The Law and Economics of Scaled Equity Market Regulation
Journal of Corporation Law, Vol. 39, pp. 347-394, 2014
48 Pages Posted: 17 Jul 2014 Last revised: 2 Nov 2014
Date Written: December 1, 2013
Expanding securities-law requirements, along with declining IPOs, have spurred a number of initiatives aimed at providing regulatory relief for smaller and younger firms. But the rhetoric of policymakers defending such efforts is superficial and the academic debate surrounding the issues at stake is desultory. To clear the haze, this Article applies a law-and-economics framework to the question of whether small and young firms should be subject to reduced regulatory scrutiny. An inquiry into the marginal benefits and marginal costs of regulating these groups relative to those of regulating their larger and more mature counterparts reveals whether there are likely to be regulations that provide net benefits when applied to larger firms, but not smaller ones, or older firms, but not younger ones. If such discrepancies exist, regulations for smaller and younger firms should be eased to account for them. In applying this framework, I find support for establishing a lower tier of regulation for smaller companies, but I also find that the case for similar treatment based on age is uncertain. Beyond that, this Article provides a critique of recent regulatory-scaling efforts and guidelines for potential future reforms.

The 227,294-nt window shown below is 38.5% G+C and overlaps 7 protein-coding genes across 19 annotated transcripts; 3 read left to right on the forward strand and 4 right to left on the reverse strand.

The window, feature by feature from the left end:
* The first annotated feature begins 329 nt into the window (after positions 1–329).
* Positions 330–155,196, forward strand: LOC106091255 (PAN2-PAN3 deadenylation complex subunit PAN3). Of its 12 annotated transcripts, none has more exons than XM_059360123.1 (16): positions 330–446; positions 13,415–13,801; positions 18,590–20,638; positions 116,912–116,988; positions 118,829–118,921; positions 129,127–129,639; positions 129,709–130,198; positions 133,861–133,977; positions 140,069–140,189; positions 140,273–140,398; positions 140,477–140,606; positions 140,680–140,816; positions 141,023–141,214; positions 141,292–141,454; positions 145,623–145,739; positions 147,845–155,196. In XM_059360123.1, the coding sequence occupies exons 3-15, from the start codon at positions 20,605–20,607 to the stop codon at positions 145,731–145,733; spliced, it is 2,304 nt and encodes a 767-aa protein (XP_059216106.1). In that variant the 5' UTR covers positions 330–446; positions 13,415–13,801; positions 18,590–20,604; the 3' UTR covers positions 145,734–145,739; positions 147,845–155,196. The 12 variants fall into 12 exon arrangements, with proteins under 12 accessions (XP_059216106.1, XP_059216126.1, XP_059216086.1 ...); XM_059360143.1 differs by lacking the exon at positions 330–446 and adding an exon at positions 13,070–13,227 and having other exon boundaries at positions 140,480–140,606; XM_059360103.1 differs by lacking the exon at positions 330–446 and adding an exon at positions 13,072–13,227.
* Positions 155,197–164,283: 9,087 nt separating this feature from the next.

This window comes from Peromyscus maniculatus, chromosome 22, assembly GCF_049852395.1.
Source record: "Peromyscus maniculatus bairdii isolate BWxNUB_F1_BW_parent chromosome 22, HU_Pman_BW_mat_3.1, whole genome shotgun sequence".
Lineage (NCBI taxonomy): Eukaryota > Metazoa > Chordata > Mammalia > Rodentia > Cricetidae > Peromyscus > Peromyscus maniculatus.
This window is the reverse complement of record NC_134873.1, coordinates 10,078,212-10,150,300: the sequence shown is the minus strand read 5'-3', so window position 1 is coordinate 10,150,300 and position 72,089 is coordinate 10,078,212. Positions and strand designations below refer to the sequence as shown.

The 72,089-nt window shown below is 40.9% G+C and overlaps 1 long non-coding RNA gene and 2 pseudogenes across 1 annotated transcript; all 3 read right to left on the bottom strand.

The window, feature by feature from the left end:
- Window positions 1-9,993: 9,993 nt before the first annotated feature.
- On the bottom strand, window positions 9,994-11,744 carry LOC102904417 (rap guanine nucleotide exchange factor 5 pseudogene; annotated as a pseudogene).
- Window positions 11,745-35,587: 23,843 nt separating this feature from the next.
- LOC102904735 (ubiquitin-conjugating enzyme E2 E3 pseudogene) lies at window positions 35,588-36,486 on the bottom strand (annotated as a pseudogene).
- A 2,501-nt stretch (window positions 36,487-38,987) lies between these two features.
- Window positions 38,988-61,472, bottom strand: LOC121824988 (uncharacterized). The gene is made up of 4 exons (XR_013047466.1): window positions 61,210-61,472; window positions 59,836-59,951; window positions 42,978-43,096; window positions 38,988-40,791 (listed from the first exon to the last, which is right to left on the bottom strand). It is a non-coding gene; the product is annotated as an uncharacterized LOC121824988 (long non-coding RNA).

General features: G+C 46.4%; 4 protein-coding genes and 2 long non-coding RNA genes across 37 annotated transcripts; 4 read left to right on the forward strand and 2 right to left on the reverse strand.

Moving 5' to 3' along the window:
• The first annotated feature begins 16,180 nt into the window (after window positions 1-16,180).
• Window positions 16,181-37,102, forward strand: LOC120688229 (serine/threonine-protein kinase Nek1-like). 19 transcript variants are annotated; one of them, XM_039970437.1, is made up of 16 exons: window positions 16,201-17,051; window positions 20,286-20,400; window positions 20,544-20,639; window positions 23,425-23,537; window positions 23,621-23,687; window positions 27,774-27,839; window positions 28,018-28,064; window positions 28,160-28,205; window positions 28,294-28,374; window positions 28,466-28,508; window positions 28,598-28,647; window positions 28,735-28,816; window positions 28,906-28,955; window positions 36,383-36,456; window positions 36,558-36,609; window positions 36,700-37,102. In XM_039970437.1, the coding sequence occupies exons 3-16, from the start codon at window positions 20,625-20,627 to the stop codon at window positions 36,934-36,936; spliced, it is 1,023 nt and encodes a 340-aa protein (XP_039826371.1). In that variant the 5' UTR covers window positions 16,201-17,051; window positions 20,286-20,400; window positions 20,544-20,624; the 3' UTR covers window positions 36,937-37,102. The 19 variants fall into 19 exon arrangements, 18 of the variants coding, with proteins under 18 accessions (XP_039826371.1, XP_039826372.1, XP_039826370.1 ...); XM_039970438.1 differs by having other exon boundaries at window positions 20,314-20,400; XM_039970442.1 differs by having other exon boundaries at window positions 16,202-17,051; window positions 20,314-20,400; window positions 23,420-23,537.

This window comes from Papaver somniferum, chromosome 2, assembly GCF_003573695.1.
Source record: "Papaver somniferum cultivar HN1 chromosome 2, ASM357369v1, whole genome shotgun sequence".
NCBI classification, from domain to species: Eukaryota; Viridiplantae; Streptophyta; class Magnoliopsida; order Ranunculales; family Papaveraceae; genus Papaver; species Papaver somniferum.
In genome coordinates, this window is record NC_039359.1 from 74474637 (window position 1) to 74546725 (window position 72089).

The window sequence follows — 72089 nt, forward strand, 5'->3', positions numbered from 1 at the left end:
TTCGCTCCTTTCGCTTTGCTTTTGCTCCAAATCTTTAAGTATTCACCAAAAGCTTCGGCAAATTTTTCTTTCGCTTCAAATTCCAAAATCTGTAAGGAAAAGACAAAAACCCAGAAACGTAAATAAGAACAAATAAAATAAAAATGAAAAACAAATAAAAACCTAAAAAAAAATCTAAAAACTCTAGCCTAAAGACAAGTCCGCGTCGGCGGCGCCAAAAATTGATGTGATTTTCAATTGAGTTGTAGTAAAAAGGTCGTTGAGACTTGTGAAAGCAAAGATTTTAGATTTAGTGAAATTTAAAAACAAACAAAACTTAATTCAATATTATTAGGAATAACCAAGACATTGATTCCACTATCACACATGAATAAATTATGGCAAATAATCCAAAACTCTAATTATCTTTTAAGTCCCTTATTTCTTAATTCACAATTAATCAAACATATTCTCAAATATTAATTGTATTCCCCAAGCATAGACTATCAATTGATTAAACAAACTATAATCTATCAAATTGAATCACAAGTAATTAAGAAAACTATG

Keywords: JOBS Act, IPO On-Ramp, Scaled Regulation, Securities Law, Disclosure, IPO, Initial Public Offering
JEL Classification: K22
Suggested Citation: Suggested Citation